Just as day turned to dusk May 16, 2015, Dean Potter jumped off Taft Point in Yosemite National Park. Graham Hunt jumped right behind him. Both were well-known BASE jumpers. ("BASE" is an acronym that stands for Buildings, Antennas, Spans—i.e. bridges—and Earth, meaning cliffs.) Both men wore wingsuits to help them steer as they flew through the air at around 100 mph.
They "contoured," flying as close as possible to the terrain to intensify the sensation of speed, but during their dive, some tiny miscalculation or whiff of wind—something—happened, and both men smashed into a rock outcropping above Yosemite Valley. Their deaths sent shockwaves through the extreme-sports community around the world.
Because of its dangers, BASE jumping is banned by the National Park Service. In other words, Potter's jump was illegal, though he had made that same jump at least 20 times before.
Potter, often accompanied by his small crew, basically made Yosemite his home. He ignored the rules, camped in caves and explored the granite monuments in ever more challenging ways. Potter became the first person to free climb three-quarters of the way up Half Dome, and he did it in just four hours. He saw BASE jumping, rock climbing and slacklining—walking across a chasm on a nylon rope—as art forms and dedicated his life to living dangerously, jumping at dusk to avoid being caught.
Jumpers caught and cited in national parks can be fined $5,000 and have their gear confiscated. Yet even a Yosemite official spoke well of Potter, describing him as a sweet, caring and incredibly kind man. Friends say he jumped not because it was illegal but in spite of it. His actions were a form of spirituality, not sport. As the story goes, his senses were so attuned that, once as he walked a slackline, he sensed a butterfly as it flew behind his back.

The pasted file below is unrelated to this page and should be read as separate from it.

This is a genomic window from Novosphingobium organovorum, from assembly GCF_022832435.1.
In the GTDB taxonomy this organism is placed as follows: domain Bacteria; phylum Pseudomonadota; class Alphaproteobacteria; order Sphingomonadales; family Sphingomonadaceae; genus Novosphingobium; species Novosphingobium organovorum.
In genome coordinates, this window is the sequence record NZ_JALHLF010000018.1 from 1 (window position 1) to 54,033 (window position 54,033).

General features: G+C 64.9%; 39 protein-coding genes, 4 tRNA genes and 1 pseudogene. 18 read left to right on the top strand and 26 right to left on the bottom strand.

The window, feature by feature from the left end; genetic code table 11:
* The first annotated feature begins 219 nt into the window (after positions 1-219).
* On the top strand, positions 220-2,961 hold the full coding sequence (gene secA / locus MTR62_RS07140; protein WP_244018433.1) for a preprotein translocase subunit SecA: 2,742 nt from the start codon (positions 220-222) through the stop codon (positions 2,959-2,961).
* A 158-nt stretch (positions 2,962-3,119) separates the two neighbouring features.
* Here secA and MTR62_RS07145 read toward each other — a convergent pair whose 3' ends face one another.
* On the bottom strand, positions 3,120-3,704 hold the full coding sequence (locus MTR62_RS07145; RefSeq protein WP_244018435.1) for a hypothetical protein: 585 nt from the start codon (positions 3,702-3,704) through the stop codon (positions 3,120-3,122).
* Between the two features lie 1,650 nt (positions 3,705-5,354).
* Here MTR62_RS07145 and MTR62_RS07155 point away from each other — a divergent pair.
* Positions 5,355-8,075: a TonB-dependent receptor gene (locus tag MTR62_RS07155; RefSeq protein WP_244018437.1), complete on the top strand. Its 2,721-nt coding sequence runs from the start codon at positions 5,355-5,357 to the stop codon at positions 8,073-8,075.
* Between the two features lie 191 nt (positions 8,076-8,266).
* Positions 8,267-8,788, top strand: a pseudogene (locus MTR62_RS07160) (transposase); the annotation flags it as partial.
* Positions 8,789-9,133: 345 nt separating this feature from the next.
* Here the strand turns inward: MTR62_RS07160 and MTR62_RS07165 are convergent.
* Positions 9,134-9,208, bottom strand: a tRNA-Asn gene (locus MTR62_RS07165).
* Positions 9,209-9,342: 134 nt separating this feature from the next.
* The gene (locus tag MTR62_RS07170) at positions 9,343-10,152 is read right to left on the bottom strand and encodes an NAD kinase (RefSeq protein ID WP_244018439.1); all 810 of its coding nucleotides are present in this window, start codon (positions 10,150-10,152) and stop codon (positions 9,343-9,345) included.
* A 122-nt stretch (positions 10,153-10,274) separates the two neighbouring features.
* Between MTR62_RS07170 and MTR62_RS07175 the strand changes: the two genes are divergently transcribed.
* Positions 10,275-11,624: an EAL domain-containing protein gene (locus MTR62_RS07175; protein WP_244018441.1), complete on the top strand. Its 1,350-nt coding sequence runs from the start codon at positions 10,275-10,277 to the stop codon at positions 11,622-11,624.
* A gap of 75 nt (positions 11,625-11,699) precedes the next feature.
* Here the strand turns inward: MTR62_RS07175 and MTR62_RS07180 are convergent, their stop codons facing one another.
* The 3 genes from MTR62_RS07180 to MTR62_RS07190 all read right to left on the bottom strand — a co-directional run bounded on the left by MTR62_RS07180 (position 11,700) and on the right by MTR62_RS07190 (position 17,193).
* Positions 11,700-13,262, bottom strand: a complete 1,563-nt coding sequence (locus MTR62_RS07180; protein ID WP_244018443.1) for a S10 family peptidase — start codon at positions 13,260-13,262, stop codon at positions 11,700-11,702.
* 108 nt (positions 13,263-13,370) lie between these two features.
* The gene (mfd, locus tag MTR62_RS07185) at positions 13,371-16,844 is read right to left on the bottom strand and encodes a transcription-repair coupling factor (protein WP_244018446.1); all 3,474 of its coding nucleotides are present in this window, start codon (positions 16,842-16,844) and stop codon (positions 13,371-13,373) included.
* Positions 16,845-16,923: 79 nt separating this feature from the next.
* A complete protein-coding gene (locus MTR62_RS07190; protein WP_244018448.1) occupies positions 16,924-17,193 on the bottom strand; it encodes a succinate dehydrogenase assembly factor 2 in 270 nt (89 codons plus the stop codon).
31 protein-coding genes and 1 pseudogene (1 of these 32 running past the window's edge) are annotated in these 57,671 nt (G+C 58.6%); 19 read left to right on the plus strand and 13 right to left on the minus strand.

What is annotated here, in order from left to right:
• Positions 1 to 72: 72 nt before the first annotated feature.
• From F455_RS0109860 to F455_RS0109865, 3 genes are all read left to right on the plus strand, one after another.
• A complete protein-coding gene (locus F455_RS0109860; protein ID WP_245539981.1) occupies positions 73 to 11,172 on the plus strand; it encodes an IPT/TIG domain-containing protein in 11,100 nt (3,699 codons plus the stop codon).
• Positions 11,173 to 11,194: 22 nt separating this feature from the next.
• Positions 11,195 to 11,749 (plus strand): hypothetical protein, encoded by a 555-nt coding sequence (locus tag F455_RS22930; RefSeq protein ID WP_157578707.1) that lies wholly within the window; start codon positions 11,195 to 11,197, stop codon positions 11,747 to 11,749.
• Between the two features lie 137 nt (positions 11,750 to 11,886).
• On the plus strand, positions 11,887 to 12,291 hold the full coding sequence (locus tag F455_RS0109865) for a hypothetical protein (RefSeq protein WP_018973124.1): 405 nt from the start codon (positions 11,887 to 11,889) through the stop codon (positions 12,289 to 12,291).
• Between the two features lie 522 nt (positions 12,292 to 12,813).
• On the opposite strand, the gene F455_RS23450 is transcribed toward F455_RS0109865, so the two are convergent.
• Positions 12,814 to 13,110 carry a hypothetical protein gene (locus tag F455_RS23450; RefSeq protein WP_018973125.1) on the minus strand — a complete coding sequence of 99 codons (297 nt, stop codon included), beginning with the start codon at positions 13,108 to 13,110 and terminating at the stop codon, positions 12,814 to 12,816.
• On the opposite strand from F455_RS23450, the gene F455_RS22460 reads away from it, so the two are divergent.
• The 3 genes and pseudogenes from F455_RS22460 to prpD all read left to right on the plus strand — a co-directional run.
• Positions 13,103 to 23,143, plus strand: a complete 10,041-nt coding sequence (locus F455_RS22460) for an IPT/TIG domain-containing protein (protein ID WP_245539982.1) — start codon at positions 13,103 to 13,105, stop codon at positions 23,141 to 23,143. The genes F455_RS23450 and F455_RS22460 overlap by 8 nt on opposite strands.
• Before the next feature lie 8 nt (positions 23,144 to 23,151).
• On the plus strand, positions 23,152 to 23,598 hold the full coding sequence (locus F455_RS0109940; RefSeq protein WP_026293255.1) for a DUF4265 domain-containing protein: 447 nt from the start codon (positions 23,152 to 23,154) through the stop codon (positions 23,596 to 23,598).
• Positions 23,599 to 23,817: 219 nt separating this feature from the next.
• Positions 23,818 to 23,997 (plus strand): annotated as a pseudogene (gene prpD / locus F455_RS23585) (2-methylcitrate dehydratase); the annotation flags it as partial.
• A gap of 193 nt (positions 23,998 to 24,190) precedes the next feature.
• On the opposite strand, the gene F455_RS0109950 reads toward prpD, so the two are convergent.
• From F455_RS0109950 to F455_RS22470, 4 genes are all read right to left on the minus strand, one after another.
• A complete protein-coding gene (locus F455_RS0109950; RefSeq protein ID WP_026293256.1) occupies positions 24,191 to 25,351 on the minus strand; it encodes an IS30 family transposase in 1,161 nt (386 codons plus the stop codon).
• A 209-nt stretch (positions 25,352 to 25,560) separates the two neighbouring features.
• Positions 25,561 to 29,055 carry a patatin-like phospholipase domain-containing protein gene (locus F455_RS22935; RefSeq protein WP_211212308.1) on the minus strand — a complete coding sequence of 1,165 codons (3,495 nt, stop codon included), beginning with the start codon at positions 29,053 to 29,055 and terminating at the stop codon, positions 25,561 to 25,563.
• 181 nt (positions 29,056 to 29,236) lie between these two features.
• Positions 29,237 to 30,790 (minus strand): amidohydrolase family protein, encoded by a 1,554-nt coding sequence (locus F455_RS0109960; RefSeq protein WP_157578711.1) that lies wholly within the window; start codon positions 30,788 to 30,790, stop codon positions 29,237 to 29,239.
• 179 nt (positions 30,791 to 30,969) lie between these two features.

But there are two ways to see Potter's story. When it comes to landscapes, we humans inevitably need to mar some of them to build our communities, dig for minerals, grow crops or ride our ATVs. That is why we have the foresight to set aside certain landscapes as too special to spoil for profit, or even for pleasure.
Some of those landscapes are contained within our national parks. It is illegal to rock climb on or rappel off Delicate Arch in Utah's Arches National Park. But Potter did it anyway. He scaled the arch, and many say he desecrated it by doing so and that his rope left visible grooves in the rock. He also documented his climb. Why? So he could be one with nature? I don't buy that for a second. He did it to thumb his nose at the National Park Service and to draw attention to himself. His sponsor, the clothing company Patagonia, severed its ties with him after that stunt. Clif Bar dumped him, too.
There are plenty of beautiful landscapes where Potter could legally climb. Last year, I rappelled off a huge natural bridge just a few miles away from Delicate Arch, outside the park, in a place where it is legal to do so. As I stood on top of the arch with no safety lines or nets, my feet felt light and my senses were acute. Pushing over the edge with 120 feet of air below me was a highly charged moment.
I have watched BASE jumpers dive off Perrine Bridge over the Snake River in Twin Falls, Idaho, where Potter originally learned to jump. It's legal there because you won't hit anything (or anyone) before you get to the bottom.
So we don't need people jumping off cliffs in our national parks. Our rangers have their hands full enough already keeping visitors safe and protecting park resources. I know how a brush with death makes you feel acutely alive. As a pilot, I've had a few of those. I also understand the desire to be free to roam, or to seek solace in silence. I have hiked red rock areas and rested on sunny rocks. Sometimes it is so quiet I swear I can actually hear clouds passing overhead. A raven's wing beats are positively deafening. It's a privilege to enter such a landscape. It wasn't put here for me. It simply is.
I love my time outdoors. And Potter and Hunt surely loved theirs. But if you need places to go to flirt with danger, you can always find them without breaking the law. It's a big world. BASE jumpers need to find their bliss where it's legal, not in our national parks.
Crista Worthy is a contributor to Writers on the Range, a column service of High Country News (hcn.org).She writes for a variety of aviation and wildlife publications from her home in Idaho.